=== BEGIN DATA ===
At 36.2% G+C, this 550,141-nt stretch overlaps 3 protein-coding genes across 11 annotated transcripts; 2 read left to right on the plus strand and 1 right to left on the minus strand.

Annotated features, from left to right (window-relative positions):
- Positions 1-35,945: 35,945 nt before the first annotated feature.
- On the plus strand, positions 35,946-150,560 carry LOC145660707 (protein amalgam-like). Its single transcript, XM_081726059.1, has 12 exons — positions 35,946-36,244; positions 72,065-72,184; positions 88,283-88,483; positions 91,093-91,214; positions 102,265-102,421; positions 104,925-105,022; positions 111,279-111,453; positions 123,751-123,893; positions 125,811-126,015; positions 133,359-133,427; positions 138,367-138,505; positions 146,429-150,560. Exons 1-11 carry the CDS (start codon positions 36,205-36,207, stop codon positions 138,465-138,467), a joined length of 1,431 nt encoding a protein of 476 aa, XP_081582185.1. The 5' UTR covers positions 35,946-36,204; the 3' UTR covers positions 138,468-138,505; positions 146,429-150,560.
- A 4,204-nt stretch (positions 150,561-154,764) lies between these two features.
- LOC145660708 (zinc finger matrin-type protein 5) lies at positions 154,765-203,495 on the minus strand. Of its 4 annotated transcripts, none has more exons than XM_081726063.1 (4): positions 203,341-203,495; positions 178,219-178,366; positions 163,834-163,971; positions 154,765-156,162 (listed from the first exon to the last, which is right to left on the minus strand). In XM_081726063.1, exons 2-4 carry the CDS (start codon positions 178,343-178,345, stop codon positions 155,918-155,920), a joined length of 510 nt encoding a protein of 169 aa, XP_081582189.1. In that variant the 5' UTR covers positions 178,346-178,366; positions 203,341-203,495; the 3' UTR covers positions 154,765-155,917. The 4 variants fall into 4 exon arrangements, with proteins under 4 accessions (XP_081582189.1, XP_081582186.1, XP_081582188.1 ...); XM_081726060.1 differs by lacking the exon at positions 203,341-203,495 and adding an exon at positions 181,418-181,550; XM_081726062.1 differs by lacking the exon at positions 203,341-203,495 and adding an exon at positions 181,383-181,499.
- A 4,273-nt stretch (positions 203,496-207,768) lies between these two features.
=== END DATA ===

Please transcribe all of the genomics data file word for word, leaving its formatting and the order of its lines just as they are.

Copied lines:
At 36.2% G+C, this 550,141-nt stretch overlaps 3 protein-coding genes across 11 annotated transcripts; 2 read left to right on the plus strand and 1 right to left on the minus strand.

Annotated features, from left to right (window-relative positions):
- Positions 1-35,945: 35,945 nt before the first annotated feature.
- On the plus strand, positions 35,946-150,560 carry LOC145660707 (protein amalgam-like). Its single transcript, XM_081726059.1, has 12 exons — positions 35,946-36,244; positions 72,065-72,184; positions 88,283-88,483; positions 91,093-91,214; positions 102,265-102,421; positions 104,925-105,022; positions 111,279-111,453; positions 123,751-123,893; positions 125,811-126,015; positions 133,359-133,427; positions 138,367-138,505; positions 146,429-150,560. Exons 1-11 carry the CDS (start codon positions 36,205-36,207, stop codon positions 138,465-138,467), a joined length of 1,431 nt encoding a protein of 476 aa, XP_081582185.1. The 5' UTR covers positions 35,946-36,204; the 3' UTR covers positions 138,468-138,505; positions 146,429-150,560.
- A 4,204-nt stretch (positions 150,561-154,764) lies between these two features.
- LOC145660708 (zinc finger matrin-type protein 5) lies at positions 154,765-203,495 on the minus strand. Of its 4 annotated transcripts, none has more exons than XM_081726063.1 (4): positions 203,341-203,495; positions 178,219-178,366; positions 163,834-163,971; positions 154,765-156,162 (listed from the first exon to the last, which is right to left on the minus strand). In XM_081726063.1, exons 2-4 carry the CDS (start codon positions 178,343-178,345, stop codon positions 155,918-155,920), a joined length of 510 nt encoding a protein of 169 aa, XP_081582189.1. In that variant the 5' UTR covers positions 178,346-178,366; positions 203,341-203,495; the 3' UTR covers positions 154,765-155,917. The 4 variants fall into 4 exon arrangements, with proteins under 4 accessions (XP_081582189.1, XP_081582186.1, XP_081582188.1 ...); XM_081726060.1 differs by lacking the exon at positions 203,341-203,495 and adding an exon at positions 181,418-181,550; XM_081726062.1 differs by lacking the exon at positions 203,341-203,495 and adding an exon at positions 181,383-181,499.
- A 4,273-nt stretch (positions 203,496-207,768) lies between these two features.